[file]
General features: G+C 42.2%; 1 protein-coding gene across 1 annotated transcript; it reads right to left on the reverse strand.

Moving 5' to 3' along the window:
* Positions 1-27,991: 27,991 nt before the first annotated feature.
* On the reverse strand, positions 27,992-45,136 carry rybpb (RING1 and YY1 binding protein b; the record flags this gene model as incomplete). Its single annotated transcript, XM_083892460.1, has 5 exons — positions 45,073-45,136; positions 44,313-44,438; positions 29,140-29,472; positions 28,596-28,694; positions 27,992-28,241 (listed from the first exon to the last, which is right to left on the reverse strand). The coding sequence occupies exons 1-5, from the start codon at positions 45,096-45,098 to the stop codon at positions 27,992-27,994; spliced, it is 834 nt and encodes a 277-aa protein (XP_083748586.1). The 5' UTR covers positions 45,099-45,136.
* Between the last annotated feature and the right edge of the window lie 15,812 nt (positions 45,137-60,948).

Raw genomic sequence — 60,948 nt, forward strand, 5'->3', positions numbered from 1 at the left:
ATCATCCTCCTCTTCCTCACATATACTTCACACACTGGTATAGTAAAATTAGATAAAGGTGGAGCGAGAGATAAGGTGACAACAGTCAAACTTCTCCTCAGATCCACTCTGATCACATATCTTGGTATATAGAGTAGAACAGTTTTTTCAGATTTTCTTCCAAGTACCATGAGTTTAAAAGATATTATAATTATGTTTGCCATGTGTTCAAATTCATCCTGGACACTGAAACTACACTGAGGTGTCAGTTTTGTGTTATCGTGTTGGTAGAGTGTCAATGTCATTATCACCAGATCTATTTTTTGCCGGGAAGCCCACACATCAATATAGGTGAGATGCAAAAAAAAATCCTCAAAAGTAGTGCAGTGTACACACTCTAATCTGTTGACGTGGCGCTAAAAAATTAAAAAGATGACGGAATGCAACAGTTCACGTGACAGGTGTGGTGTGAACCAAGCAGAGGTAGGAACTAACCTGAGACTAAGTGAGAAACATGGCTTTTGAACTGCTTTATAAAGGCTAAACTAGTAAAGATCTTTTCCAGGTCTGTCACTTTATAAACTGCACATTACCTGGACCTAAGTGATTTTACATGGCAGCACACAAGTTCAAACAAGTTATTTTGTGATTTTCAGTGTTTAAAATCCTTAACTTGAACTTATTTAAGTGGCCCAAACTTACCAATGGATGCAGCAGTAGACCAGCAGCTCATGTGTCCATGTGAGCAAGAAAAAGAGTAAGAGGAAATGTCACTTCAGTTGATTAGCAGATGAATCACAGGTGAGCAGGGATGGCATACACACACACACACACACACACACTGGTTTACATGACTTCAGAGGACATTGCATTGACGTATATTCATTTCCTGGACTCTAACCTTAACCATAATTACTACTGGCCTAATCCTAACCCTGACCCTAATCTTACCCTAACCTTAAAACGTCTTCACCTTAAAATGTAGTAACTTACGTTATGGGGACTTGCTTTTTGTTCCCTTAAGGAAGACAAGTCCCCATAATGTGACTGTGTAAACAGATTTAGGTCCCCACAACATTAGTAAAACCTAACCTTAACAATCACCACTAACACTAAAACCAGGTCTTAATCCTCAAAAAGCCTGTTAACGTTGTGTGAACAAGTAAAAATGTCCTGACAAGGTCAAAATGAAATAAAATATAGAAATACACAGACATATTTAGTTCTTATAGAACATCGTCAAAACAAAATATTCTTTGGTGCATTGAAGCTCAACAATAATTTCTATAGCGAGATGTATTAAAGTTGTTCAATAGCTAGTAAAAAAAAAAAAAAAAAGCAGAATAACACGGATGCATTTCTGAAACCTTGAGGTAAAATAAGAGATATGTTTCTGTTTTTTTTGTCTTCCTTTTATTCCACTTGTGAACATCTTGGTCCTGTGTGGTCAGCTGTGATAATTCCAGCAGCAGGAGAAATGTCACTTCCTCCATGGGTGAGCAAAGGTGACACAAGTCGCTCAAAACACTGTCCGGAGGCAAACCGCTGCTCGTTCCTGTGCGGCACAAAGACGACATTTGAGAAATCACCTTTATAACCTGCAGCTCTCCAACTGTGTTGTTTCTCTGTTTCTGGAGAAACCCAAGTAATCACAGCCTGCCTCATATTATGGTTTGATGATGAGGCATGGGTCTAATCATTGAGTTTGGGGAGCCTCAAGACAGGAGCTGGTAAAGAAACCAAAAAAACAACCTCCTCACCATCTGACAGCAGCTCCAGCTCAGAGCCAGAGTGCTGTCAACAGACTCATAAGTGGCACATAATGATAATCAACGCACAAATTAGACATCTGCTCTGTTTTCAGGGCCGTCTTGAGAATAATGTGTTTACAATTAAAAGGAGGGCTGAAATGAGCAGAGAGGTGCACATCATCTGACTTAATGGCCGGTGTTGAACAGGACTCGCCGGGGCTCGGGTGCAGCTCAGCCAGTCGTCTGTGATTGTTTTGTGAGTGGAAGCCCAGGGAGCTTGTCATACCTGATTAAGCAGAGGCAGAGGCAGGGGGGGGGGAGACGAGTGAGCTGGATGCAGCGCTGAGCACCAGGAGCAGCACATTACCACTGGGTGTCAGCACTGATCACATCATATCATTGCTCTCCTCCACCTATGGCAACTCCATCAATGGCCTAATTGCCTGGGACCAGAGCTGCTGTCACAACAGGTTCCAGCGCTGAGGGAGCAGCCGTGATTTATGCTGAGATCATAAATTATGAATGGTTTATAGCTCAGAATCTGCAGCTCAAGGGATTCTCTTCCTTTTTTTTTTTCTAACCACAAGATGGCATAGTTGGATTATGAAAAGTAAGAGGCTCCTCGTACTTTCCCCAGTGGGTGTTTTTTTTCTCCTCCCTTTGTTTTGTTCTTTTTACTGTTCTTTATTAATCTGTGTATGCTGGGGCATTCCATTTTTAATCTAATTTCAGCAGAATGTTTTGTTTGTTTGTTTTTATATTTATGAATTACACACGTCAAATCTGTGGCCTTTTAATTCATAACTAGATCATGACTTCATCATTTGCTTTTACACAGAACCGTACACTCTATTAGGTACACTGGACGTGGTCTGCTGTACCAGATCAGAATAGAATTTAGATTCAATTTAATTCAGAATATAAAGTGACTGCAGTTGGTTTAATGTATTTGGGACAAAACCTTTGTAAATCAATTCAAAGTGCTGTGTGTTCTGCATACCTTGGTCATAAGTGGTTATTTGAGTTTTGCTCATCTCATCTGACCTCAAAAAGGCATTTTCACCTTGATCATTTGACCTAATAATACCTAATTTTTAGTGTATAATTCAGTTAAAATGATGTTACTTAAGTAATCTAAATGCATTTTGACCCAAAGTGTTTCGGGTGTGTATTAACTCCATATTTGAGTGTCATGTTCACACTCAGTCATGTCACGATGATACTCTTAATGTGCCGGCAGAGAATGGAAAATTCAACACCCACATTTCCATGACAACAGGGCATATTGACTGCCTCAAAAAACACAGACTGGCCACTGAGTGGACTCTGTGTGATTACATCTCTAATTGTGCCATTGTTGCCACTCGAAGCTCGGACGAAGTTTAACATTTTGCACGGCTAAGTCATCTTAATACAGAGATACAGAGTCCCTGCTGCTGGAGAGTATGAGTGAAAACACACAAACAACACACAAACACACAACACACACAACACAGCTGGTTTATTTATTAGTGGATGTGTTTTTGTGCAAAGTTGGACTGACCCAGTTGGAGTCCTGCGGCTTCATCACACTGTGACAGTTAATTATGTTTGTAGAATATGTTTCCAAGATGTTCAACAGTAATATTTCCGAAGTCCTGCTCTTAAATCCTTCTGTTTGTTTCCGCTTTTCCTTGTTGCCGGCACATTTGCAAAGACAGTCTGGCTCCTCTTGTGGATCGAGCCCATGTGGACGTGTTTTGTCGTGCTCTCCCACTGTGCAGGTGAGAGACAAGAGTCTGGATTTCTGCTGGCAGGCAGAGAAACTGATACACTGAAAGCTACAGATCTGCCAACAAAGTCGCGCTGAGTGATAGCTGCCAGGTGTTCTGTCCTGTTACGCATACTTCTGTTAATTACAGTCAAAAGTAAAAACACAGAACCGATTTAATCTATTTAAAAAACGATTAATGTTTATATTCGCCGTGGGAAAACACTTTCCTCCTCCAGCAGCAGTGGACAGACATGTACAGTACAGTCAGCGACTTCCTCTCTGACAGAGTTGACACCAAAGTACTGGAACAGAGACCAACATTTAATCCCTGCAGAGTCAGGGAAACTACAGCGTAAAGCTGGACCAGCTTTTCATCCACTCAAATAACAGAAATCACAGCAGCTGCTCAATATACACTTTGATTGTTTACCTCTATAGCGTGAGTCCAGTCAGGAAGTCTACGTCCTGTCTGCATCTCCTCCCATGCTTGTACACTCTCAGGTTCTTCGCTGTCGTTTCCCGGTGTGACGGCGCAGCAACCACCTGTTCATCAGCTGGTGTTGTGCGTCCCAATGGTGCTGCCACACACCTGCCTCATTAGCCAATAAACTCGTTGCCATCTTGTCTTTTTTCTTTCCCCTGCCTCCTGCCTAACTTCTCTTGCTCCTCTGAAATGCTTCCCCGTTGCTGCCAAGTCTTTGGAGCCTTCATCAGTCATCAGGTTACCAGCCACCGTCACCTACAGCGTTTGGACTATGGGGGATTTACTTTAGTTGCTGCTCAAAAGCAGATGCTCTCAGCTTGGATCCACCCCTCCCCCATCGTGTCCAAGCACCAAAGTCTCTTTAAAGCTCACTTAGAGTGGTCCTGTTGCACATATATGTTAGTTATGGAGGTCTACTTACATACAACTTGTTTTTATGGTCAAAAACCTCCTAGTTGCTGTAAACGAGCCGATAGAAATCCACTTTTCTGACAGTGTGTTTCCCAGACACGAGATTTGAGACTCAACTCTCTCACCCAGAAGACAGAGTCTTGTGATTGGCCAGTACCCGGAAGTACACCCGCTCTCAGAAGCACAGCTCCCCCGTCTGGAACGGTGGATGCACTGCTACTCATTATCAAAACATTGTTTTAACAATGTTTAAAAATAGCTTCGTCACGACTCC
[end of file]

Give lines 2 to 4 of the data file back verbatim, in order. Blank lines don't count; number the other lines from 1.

Moving 5' to 3' along the window:
* Positions 1-27,991: 27,991 nt before the first annotated feature.
* On the reverse strand, positions 27,992-45,136 carry rybpb (RING1 and YY1 binding protein b; the record flags this gene model as incomplete). Its single annotated transcript, XM_083892460.1, has 5 exons — positions 45,073-45,136; positions 44,313-44,438; positions 29,140-29,472; positions 28,596-28,694; positions 27,992-28,241 (listed from the first exon to the last, which is right to left on the reverse strand). The coding sequence occupies exons 1-5, from the start codon at positions 45,096-45,098 to the stop codon at positions 27,992-27,994; spliced, it is 834 nt and encodes a 277-aa protein (XP_083748586.1). The 5' UTR covers positions 45,099-45,136.